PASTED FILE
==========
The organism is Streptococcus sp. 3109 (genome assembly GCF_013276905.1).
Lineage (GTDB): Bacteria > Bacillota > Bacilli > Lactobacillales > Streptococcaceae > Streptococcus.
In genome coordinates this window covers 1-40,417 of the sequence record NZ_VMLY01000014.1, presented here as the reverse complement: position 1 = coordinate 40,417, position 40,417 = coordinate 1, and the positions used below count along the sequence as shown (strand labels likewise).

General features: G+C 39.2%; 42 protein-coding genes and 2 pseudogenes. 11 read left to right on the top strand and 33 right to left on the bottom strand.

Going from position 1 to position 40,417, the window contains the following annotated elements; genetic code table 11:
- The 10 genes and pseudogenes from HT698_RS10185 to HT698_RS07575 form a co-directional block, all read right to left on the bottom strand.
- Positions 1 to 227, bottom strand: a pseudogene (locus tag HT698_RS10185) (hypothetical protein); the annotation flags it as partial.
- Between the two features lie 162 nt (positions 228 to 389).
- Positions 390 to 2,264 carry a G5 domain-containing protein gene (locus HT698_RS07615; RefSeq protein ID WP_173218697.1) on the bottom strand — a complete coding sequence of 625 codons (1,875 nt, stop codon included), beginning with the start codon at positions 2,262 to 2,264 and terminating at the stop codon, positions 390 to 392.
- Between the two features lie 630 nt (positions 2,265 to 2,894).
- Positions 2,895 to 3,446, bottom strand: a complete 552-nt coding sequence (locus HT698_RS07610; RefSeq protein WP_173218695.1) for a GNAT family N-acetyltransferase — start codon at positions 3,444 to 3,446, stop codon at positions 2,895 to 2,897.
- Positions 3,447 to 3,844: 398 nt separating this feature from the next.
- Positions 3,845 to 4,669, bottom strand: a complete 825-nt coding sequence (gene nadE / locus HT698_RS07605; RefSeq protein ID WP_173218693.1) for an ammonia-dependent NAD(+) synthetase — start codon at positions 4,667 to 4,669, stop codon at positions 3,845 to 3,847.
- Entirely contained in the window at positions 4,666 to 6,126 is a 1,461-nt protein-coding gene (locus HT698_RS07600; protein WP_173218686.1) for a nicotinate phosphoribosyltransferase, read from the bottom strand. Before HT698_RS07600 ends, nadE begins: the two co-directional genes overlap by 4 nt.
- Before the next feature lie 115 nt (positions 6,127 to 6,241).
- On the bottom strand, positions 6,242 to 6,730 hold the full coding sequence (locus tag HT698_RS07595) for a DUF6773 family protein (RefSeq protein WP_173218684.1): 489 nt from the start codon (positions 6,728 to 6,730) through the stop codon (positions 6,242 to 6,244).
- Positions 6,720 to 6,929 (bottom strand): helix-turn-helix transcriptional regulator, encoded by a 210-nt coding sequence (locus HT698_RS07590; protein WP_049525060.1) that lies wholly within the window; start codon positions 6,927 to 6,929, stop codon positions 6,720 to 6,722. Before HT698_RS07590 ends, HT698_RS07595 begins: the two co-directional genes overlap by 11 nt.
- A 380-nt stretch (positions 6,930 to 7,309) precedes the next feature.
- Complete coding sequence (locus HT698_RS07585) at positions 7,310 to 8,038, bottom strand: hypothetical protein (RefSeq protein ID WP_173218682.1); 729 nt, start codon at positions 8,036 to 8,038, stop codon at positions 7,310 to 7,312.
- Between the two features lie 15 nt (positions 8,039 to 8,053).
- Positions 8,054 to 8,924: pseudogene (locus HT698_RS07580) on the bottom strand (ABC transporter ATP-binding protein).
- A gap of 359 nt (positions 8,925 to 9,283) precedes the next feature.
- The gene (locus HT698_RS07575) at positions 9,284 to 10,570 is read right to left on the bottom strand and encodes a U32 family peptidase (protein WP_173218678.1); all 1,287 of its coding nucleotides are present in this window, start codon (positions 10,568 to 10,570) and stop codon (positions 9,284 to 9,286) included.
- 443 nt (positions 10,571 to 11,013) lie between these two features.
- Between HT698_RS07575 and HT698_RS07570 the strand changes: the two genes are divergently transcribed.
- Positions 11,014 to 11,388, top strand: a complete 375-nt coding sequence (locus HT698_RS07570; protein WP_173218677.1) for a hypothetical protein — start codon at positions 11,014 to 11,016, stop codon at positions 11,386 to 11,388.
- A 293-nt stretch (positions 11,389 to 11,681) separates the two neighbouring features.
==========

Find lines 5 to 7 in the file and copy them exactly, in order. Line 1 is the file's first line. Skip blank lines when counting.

Going from position 1 to position 40,417, the window contains the following annotated elements; genetic code table 11:
- The 10 genes and pseudogenes from HT698_RS10185 to HT698_RS07575 form a co-directional block, all read right to left on the bottom strand.
- Positions 1 to 227, bottom strand: a pseudogene (locus tag HT698_RS10185) (hypothetical protein); the annotation flags it as partial.